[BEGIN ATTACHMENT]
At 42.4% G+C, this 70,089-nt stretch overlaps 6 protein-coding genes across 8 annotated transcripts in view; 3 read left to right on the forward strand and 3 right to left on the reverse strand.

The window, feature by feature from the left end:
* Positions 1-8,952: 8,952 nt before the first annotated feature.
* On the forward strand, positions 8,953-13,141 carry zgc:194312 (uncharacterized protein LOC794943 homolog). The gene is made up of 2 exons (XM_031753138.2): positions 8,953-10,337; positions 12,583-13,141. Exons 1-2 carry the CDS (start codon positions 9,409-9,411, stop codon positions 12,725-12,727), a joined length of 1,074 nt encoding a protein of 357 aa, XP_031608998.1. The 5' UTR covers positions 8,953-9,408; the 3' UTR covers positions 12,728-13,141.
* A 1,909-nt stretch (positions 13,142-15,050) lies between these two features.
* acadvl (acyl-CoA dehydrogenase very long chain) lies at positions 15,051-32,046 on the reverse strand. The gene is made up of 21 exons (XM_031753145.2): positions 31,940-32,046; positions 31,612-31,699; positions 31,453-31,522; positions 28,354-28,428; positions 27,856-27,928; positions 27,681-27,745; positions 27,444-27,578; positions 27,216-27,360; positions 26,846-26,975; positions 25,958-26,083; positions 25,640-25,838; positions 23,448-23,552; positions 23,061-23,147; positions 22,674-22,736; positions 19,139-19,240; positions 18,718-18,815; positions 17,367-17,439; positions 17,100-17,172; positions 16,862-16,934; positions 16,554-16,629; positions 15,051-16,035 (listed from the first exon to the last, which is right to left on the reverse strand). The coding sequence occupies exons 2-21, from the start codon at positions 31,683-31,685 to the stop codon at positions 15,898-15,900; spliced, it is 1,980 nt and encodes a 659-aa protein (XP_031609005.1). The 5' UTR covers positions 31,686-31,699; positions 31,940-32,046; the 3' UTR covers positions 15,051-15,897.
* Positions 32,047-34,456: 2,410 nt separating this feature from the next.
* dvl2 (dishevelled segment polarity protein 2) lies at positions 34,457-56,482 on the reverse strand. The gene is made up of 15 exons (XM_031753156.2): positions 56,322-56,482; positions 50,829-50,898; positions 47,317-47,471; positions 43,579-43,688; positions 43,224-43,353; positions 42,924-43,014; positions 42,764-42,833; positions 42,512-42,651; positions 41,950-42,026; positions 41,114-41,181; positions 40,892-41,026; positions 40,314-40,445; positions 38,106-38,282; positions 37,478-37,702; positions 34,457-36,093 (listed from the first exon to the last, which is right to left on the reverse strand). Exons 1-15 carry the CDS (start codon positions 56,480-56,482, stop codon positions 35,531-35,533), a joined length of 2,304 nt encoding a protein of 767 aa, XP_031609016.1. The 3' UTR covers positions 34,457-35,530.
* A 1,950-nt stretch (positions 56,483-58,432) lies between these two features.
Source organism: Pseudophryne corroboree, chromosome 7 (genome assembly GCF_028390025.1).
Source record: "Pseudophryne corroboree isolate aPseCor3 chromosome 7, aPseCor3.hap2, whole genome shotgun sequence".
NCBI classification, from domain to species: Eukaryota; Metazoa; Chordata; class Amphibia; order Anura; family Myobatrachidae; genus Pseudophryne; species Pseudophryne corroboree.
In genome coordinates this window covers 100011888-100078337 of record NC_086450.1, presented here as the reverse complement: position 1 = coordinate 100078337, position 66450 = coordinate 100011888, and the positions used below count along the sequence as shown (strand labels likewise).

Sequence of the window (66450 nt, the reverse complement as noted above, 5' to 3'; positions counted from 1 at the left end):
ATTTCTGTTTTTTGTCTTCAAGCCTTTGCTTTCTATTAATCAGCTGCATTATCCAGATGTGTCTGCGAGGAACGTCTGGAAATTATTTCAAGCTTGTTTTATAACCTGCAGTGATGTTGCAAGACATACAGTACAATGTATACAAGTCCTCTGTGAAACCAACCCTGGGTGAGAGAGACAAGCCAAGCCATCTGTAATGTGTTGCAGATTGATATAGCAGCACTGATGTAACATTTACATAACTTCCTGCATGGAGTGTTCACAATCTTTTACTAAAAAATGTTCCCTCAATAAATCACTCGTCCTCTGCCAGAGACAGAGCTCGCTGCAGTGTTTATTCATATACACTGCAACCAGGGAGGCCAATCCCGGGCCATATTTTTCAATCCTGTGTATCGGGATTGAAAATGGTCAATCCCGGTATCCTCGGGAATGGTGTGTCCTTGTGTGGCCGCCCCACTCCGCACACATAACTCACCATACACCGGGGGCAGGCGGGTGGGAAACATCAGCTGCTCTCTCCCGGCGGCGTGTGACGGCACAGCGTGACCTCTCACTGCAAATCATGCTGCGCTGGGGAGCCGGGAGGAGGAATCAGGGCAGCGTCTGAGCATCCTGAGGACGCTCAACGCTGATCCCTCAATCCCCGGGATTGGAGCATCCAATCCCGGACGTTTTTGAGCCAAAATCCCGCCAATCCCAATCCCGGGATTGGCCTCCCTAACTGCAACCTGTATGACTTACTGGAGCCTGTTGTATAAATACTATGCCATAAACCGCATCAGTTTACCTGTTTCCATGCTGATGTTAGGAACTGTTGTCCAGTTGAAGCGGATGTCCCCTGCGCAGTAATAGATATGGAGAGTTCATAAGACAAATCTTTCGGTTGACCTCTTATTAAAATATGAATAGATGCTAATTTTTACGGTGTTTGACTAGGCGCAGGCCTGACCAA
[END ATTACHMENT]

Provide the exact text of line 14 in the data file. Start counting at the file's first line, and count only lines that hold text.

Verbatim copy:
Sequence of the window (66450 nt, the reverse complement as noted above, 5' to 3'; positions counted from 1 at the left end):